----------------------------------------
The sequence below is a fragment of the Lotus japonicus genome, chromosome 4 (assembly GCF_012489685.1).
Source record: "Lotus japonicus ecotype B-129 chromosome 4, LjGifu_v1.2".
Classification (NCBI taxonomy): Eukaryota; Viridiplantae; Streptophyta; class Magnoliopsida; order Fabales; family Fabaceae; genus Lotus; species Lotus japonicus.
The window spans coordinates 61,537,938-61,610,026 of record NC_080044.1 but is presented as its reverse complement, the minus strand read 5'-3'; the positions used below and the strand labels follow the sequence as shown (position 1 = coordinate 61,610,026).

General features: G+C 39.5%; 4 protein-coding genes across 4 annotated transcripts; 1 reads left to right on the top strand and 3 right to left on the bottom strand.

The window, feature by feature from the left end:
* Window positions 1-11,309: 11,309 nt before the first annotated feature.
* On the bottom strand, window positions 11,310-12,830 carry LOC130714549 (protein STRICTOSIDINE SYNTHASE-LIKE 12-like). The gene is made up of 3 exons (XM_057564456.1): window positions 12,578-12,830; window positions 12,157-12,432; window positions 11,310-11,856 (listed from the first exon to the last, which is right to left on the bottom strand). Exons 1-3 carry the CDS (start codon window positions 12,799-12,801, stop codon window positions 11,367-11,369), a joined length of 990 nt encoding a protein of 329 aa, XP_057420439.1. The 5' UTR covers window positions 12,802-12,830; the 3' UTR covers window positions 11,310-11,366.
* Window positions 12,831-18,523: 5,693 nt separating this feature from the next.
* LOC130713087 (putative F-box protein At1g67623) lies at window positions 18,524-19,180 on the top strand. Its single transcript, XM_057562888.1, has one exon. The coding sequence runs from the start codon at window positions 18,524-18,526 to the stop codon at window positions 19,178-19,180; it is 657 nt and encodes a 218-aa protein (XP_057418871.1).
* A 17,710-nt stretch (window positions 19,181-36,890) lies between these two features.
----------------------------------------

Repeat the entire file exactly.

The sequence below is a fragment of the Lotus japonicus genome, chromosome 4 (assembly GCF_012489685.1).
Source record: "Lotus japonicus ecotype B-129 chromosome 4, LjGifu_v1.2".
Classification (NCBI taxonomy): Eukaryota; Viridiplantae; Streptophyta; class Magnoliopsida; order Fabales; family Fabaceae; genus Lotus; species Lotus japonicus.
The window spans coordinates 61,537,938-61,610,026 of record NC_080044.1 but is presented as its reverse complement, the minus strand read 5'-3'; the positions used below and the strand labels follow the sequence as shown (position 1 = coordinate 61,610,026).

General features: G+C 39.5%; 4 protein-coding genes across 4 annotated transcripts; 1 reads left to right on the top strand and 3 right to left on the bottom strand.

The window, feature by feature from the left end:
* Window positions 1-11,309: 11,309 nt before the first annotated feature.
* On the bottom strand, window positions 11,310-12,830 carry LOC130714549 (protein STRICTOSIDINE SYNTHASE-LIKE 12-like). The gene is made up of 3 exons (XM_057564456.1): window positions 12,578-12,830; window positions 12,157-12,432; window positions 11,310-11,856 (listed from the first exon to the last, which is right to left on the bottom strand). Exons 1-3 carry the CDS (start codon window positions 12,799-12,801, stop codon window positions 11,367-11,369), a joined length of 990 nt encoding a protein of 329 aa, XP_057420439.1. The 5' UTR covers window positions 12,802-12,830; the 3' UTR covers window positions 11,310-11,366.
* Window positions 12,831-18,523: 5,693 nt separating this feature from the next.
* LOC130713087 (putative F-box protein At1g67623) lies at window positions 18,524-19,180 on the top strand. Its single transcript, XM_057562888.1, has one exon. The coding sequence runs from the start codon at window positions 18,524-18,526 to the stop codon at window positions 19,178-19,180; it is 657 nt and encodes a 218-aa protein (XP_057418871.1).
* A 17,710-nt stretch (window positions 19,181-36,890) lies between these two features.